State Journal: Reform tax; Fee feud

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Some Kentucky education observers fear that some 70,000 taxpayers may have been soured on the idea of education reform by Louisville tax officials, who mailed property-tax notices with the message that values were being adjusted in the name of reform.

"Kentucky Education Reform Act mandates property be assessed at 100 percent fair market value,'' the notice said. Education officials rankled by the notices sent by the Jefferson County property-valuation administrator said the words were true but misleading.

State law had previously required valuation at between 90 percent and 110 percent of market value. But officials said the state constitution mandates market-value assessments, and that the reform law merely codified that.

Some state lawmakers claimed that locally elected property-valuation officials were eager to shift any blame for higher taxes, and they decried the possibility that bad feelings might transfer to the oft-maligned reform law.

A member of the Partnership for Kentucky School Reform called the move "another nail in the coffin'' that opponents are trying to create for the 1990 law, which altered school instruction, funding, and governance.

State education task forces come and go like spring flowers, but they almost never wield the power needed to turn their white papers into policy.

Consider the Utah Department of Education's School Fees Task Force. Set up in 1992, the group of about 30 educators, advocates, and parents was to suggest reforms in the state's controversial school-fees system, under which secondary school students are charged for textbooks and participation in labs, band, and other activities.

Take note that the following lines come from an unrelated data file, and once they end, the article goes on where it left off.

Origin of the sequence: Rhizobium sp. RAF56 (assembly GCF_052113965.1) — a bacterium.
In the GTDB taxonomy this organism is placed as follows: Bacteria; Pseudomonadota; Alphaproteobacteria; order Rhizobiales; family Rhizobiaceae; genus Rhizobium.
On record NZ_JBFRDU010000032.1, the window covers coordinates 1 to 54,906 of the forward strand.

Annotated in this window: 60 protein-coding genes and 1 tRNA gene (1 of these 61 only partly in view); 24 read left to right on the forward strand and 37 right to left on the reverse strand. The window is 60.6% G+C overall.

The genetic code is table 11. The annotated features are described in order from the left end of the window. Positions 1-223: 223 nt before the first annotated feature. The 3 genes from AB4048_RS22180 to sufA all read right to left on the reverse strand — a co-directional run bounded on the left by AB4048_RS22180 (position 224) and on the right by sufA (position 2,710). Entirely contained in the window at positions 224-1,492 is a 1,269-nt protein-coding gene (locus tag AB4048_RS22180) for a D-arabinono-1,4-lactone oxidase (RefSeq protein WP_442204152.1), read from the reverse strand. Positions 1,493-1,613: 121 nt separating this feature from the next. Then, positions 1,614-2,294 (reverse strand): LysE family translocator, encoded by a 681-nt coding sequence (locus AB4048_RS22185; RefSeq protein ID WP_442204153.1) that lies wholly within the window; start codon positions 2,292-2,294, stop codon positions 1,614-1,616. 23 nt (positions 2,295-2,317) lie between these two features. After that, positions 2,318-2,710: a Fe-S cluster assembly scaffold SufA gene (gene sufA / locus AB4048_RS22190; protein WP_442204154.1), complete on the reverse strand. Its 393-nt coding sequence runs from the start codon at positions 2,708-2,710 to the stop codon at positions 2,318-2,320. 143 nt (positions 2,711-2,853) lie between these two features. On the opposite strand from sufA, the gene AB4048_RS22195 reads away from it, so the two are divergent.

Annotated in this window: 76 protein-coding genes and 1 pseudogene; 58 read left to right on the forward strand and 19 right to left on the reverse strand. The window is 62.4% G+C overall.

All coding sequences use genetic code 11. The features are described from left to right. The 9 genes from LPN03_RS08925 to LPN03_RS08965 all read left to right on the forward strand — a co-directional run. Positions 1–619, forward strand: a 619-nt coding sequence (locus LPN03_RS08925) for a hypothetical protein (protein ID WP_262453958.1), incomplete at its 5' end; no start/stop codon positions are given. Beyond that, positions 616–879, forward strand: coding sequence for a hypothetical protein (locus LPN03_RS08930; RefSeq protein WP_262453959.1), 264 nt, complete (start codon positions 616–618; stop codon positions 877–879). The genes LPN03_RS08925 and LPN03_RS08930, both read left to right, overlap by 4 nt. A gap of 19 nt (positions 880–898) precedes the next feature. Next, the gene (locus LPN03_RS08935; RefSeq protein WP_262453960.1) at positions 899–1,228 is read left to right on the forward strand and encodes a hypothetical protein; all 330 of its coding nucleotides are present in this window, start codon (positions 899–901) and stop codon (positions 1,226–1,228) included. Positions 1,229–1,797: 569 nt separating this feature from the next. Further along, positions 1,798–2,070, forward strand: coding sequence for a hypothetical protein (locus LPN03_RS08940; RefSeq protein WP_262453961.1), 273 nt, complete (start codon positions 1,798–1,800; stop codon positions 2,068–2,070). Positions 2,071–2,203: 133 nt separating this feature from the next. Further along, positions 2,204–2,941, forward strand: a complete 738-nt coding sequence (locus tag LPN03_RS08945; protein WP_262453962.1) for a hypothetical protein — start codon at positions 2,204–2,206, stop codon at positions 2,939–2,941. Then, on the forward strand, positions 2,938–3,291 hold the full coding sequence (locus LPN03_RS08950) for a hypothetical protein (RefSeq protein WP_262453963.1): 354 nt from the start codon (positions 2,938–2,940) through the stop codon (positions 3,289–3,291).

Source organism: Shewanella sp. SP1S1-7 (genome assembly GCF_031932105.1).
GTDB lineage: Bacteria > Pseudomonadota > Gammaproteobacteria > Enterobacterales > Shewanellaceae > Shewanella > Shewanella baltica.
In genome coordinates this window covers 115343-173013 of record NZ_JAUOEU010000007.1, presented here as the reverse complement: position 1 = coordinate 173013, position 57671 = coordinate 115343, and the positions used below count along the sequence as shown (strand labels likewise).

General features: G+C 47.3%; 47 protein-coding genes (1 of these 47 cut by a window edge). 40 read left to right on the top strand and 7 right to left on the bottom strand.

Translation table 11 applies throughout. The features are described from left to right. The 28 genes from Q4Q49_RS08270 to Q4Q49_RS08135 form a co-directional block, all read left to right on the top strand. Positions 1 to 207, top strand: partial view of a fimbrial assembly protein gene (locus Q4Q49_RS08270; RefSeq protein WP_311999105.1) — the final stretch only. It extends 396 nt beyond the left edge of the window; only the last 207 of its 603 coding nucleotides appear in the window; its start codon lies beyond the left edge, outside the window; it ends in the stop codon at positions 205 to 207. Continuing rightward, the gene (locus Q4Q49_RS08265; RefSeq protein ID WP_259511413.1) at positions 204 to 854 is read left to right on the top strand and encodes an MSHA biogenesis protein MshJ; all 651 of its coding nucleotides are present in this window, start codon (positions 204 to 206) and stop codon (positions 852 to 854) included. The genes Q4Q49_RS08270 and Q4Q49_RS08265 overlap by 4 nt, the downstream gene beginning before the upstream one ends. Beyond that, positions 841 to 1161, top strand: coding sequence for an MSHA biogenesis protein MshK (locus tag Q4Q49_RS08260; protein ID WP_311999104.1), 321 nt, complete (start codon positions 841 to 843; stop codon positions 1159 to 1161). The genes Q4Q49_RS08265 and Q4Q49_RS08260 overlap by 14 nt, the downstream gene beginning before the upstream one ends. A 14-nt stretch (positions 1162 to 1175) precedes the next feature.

A court that year had ruled that the system, which raises some $15.5 million per year, was inequitable. Poor children could get the fees waived, but middle-class parents were getting squeezed.

After a year of work, the task force proposed replacing the $3.5 million schools collect in textbook charges with state funds. Since the state has a budget surplus, that seemed reasonable to many Utahans.

"We're rolling in dough,'' explained Laurie Chivers, the deputy superintendent for public instruction.

But state legislators balked, opting instead to trim property and sales taxes. The task force disbanded in protest.--LONNIE HARP & DREW LINDSAY

Vol. 13, Issue 27

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